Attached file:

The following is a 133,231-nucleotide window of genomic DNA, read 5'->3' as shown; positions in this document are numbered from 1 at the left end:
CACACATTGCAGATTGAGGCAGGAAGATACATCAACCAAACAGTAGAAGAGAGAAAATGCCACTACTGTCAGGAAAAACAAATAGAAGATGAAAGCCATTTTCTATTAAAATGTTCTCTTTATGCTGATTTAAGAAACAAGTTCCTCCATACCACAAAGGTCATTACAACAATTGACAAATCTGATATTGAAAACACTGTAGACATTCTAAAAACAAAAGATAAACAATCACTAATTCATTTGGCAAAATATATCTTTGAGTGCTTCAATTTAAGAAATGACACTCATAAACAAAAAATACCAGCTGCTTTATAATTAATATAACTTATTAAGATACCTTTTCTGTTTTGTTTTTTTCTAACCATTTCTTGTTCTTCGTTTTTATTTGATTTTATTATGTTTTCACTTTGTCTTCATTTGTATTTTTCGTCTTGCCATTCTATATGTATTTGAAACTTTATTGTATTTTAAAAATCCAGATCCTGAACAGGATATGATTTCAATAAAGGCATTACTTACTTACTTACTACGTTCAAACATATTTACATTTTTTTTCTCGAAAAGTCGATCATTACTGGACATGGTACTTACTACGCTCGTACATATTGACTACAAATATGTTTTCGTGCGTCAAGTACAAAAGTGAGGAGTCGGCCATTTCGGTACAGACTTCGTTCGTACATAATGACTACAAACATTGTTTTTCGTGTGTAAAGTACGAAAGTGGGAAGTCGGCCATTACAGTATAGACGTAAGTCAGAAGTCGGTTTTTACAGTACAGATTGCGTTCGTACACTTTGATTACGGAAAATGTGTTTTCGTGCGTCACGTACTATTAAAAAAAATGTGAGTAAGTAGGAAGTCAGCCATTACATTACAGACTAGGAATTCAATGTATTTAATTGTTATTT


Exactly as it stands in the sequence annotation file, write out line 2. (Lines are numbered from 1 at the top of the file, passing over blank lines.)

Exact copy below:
CACACATTGCAGATTGAGGCAGGAAGATACATCAACCAAACAGTAGAAGAGAGAAAATGCCACTACTGTCAGGAAAAACAAATAGAAGATGAAAGCCATTTTCTATTAAAATGTTCTCTTTATGCTGATTTAAGAAACAAGTTCCTCCATACCACAAAGGTCATTACAACAATTGACAAATCTGATATTGAAAACACTGTAGACATTCTAAAAACAAAAGATAAACAATCACTAATTCATTTGGCAAAATATATCTTTGAGTGCTTCAATTTAAGAAATGACACTCATAAACAAAAAATACCAGCTGCTTTATAATTAATATAACTTATTAAGATACCTTTTCTGTTTTGTTTTTTTCTAACCATTTCTTGTTCTTCGTTTTTATTTGATTTTATTATGTTTTCACTTTGTCTTCATTTGTATTTTTCGTCTTGCCATTCTATATGTATTTGAAACTTTATTGTATTTTAAAAATCCAGATCCTGAACAGGATATGATTTCAATAAAGGCATTACTTACTTACTTACTACGTTCAAACATATTTACATTTTTTTTCTCGAAAAGTCGATCATTACTGGACATGGTACTTACTACGCTCGTACATATTGACTACAAATATGTTTTCGTGCGTCAAGTACAAAAGTGAGGAGTCGGCCATTTCGGTACAGACTTCGTTCGTACATAATGACTACAAACATTGTTTTTCGTGTGTAAAGTACGAAAGTGGGAAGTCGGCCATTACAGTATAGACGTAAGTCAGAAGTCGGTTTTTACAGTACAGATTGCGTTCGTACACTTTGATTACGGAAAATGTGTTTTCGTGCGTCACGTACTATTAAAAAAAATGTGAGTAAGTAGGAAGTCAGCCATTACATTACAGACTAGGAATTCAATGTATTTAATTGTTATTT